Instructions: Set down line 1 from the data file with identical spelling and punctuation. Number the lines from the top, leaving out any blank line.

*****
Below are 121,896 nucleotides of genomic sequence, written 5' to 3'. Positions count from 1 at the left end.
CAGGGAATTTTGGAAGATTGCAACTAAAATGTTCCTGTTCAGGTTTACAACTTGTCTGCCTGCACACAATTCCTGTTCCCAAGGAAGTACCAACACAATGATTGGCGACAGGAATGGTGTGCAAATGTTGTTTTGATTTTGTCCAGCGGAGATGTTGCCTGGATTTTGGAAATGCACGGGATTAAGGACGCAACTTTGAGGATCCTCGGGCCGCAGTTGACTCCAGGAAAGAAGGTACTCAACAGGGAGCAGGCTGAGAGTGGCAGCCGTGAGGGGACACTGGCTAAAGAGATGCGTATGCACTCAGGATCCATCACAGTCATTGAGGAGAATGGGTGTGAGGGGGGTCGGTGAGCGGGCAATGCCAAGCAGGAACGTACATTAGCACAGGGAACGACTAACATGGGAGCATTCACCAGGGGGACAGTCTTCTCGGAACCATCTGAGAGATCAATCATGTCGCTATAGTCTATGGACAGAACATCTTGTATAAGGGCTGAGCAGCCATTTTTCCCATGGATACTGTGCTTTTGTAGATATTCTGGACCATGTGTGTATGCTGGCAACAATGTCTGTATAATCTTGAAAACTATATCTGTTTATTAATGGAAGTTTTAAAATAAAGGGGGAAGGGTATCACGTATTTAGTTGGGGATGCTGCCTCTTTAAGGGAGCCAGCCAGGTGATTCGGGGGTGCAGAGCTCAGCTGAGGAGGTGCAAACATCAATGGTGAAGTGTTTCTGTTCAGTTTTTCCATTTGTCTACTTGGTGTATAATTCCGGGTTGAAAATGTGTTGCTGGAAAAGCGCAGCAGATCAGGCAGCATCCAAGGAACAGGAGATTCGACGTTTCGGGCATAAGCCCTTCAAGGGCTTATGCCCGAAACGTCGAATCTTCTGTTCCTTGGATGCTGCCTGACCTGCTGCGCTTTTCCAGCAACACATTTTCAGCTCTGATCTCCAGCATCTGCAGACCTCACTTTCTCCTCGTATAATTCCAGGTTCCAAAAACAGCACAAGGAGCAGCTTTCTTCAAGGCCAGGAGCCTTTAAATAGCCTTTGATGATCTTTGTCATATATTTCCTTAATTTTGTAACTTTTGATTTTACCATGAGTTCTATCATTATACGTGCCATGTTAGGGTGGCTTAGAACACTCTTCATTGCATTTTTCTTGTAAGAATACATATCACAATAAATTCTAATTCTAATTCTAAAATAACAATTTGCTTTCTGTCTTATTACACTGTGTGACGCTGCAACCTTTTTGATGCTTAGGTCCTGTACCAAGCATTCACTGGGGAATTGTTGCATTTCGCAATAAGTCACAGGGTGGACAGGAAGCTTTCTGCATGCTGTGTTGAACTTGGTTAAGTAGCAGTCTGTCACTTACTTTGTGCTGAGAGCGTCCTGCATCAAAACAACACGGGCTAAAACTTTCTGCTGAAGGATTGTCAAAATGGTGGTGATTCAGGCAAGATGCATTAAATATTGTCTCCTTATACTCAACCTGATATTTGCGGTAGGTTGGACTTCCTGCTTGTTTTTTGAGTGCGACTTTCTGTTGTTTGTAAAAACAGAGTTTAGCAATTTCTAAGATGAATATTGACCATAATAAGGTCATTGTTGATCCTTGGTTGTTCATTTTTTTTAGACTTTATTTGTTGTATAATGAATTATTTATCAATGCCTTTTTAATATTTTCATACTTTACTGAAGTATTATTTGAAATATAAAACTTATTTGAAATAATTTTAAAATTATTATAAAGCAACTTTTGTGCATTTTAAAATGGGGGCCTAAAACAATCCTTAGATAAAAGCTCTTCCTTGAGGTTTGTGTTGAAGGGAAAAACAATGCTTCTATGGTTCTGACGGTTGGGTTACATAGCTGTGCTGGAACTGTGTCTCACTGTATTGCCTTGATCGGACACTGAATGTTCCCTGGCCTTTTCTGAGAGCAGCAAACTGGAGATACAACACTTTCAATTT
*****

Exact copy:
Below are 121,896 nucleotides of genomic sequence, written 5' to 3'. Positions count from 1 at the left end.